Nanotube antennas boost signal reception

December 31, 2003

Antennas in the form of carbon nanotube transistors can dramatically enhance the reception of RF signals, according to a study by USC scientist Bart Kosko, a professor in the school’s Electrical Engineering Department.

The finding is based on a theory called “stochastic resonance” that claims noise, or unwanted signals, can actually improve the detection of faint electrical signals. Kosko’s graduate student, Ian Lee, generated a sequence of faint electrical… read more

Real-time Beethoven

November 24, 2008
(Line Halsnes)

Oyvind Brandtsegg, from the Norwegian University of Science and Technology, has created a new link between composition and improvisation.

His ImproSculpt software splits any live or recorded sound into a number of very short (1 to 10 millisecond)sound segments that can be infinitely reshuffled, making it possible to vary the music with no change in the fundamental theme, all controlled by a body sensor.

Breaking the noise barrier: Enter the phonon computer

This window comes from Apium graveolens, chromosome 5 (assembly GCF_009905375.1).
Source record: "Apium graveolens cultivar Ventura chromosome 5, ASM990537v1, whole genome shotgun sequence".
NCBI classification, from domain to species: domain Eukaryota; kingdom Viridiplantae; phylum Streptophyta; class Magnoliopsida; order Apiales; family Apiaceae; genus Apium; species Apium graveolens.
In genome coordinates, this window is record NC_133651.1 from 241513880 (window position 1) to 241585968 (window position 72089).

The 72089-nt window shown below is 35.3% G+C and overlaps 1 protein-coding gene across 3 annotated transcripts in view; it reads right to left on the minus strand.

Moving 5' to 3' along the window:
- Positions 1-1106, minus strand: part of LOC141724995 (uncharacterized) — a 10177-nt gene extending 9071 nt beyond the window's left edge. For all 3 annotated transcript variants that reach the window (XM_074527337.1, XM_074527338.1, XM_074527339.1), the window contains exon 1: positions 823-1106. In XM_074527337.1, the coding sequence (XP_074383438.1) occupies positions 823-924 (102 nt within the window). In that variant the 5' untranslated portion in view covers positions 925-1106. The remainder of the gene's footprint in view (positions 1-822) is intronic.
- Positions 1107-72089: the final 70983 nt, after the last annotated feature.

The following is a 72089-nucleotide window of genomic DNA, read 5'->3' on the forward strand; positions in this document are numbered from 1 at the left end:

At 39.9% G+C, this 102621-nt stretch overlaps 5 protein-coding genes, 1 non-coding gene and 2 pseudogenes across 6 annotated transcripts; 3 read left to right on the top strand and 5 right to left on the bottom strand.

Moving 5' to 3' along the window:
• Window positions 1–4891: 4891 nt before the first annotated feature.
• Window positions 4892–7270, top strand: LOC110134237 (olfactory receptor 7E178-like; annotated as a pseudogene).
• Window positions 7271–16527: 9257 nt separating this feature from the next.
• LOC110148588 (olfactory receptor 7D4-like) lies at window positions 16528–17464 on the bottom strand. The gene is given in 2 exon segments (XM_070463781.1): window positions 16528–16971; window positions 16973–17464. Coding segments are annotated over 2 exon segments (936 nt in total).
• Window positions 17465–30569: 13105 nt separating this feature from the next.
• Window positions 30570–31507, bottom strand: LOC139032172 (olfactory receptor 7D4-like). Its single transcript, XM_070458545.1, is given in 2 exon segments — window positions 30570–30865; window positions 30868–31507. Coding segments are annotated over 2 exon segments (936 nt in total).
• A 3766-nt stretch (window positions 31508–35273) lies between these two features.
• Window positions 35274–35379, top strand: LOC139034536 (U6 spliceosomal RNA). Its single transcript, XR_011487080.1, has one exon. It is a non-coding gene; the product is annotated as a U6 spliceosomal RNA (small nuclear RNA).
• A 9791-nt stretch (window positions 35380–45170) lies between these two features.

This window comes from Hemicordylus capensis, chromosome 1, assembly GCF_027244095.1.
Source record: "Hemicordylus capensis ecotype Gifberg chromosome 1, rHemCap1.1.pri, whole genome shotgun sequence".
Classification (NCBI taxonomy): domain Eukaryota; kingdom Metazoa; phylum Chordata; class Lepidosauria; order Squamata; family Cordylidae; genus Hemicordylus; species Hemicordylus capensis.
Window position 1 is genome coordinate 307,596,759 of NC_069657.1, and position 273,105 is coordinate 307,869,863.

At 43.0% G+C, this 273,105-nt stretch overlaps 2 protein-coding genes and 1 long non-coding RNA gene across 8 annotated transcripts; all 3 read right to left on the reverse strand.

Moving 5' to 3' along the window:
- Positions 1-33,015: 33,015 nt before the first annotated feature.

October 5, 2010

A growing number of researchers and chip-makers are exploring ways to overcome electrical noise, which limits to performance of low-power chips.

In fact, it may one day be possible to use noise itself to store, carry and process information, opening up a new era of ultra-low-power computing.

The Future of War

November 29, 2006

Technology will increasingly allow the most sophisticated and best equipped militaries — primarily that of the US — to fight battles using robots rather than soldiers.

Ideas on the drawing board or in development include killer satellites that could destroy an enemy’s satellites, a Common Aero Vehicle (CAV) that could swoop with hypersonic speed up to 3,000 miles to attack a target, Hyper-Velocity Rod Bundles that would fire tungsten… read more

Ultimate Parasites Threaten Man

January 13, 2004

Viruses and bacteria are the ultimate parasites — and our only true predators. With the advent of international jet travel, these parasites can escape from their remote lairs to every corner of the world in just a few hours. The greatest threat humanity is facing is that one day a virus will emerge that can spread as efficiently as tuberculosis and that is as deadly as Ebola.